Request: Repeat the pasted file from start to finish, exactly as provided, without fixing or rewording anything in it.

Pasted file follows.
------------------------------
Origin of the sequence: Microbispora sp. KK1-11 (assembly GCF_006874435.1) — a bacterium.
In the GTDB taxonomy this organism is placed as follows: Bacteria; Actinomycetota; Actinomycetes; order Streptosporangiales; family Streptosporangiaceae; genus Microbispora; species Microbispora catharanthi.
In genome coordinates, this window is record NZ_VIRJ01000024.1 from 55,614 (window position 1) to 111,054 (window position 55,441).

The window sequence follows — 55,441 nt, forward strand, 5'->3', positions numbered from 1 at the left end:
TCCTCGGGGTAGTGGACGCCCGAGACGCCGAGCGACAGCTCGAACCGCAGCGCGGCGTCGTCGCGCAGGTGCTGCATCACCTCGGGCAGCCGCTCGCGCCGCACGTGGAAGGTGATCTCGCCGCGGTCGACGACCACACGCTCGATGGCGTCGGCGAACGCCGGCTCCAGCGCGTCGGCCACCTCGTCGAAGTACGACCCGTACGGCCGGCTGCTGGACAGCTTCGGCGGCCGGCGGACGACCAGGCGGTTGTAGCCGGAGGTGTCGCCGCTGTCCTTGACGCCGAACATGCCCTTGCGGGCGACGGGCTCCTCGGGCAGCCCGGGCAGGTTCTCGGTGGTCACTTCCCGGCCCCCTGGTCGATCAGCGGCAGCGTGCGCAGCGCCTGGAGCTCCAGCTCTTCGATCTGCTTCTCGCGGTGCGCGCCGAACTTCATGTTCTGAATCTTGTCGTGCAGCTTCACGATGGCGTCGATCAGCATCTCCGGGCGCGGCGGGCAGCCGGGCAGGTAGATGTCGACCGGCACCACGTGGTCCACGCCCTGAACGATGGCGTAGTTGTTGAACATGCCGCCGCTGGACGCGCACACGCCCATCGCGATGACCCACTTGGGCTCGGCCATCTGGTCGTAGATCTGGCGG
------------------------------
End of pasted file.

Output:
Origin of the sequence: Microbispora sp. KK1-11 (assembly GCF_006874435.1) — a bacterium.
In the GTDB taxonomy this organism is placed as follows: Bacteria; Actinomycetota; Actinomycetes; order Streptosporangiales; family Streptosporangiaceae; genus Microbispora; species Microbispora catharanthi.
In genome coordinates, this window is record NZ_VIRJ01000024.1 from 55,614 (window position 1) to 111,054 (window position 55,441).

The window sequence follows — 55,441 nt, forward strand, 5'->3', positions numbered from 1 at the left end:
TCCTCGGGGTAGTGGACGCCCGAGACGCCGAGCGACAGCTCGAACCGCAGCGCGGCGTCGTCGCGCAGGTGCTGCATCACCTCGGGCAGCCGCTCGCGCCGCACGTGGAAGGTGATCTCGCCGCGGTCGACGACCACACGCTCGATGGCGTCGGCGAACGCCGGCTCCAGCGCGTCGGCCACCTCGTCGAAGTACGACCCGTACGGCCGGCTGCTGGACAGCTTCGGCGGCCGGCGGACGACCAGGCGGTTGTAGCCGGAGGTGTCGCCGCTGTCCTTGACGCCGAACATGCCCTTGCGGGCGACGGGCTCCTCGGGCAGCCCGGGCAGGTTCTCGGTGGTCACTTCCCGGCCCCCTGGTCGATCAGCGGCAGCGTGCGCAGCGCCTGGAGCTCCAGCTCTTCGATCTGCTTCTCGCGGTGCGCGCCGAACTTCATGTTCTGAATCTTGTCGTGCAGCTTCACGATGGCGTCGATCAGCATCTCCGGGCGCGGCGGGCAGCCGGGCAGGTAGATGTCGACCGGCACCACGTGGTCCACGCCCTGAACGATGGCGTAGTTGTTGAACATGCCGCCGCTGGACGCGCACACGCCCATCGCGATGACCCACTTGGGCTCGGCCATCTGGTCGTAGATCTGGCGG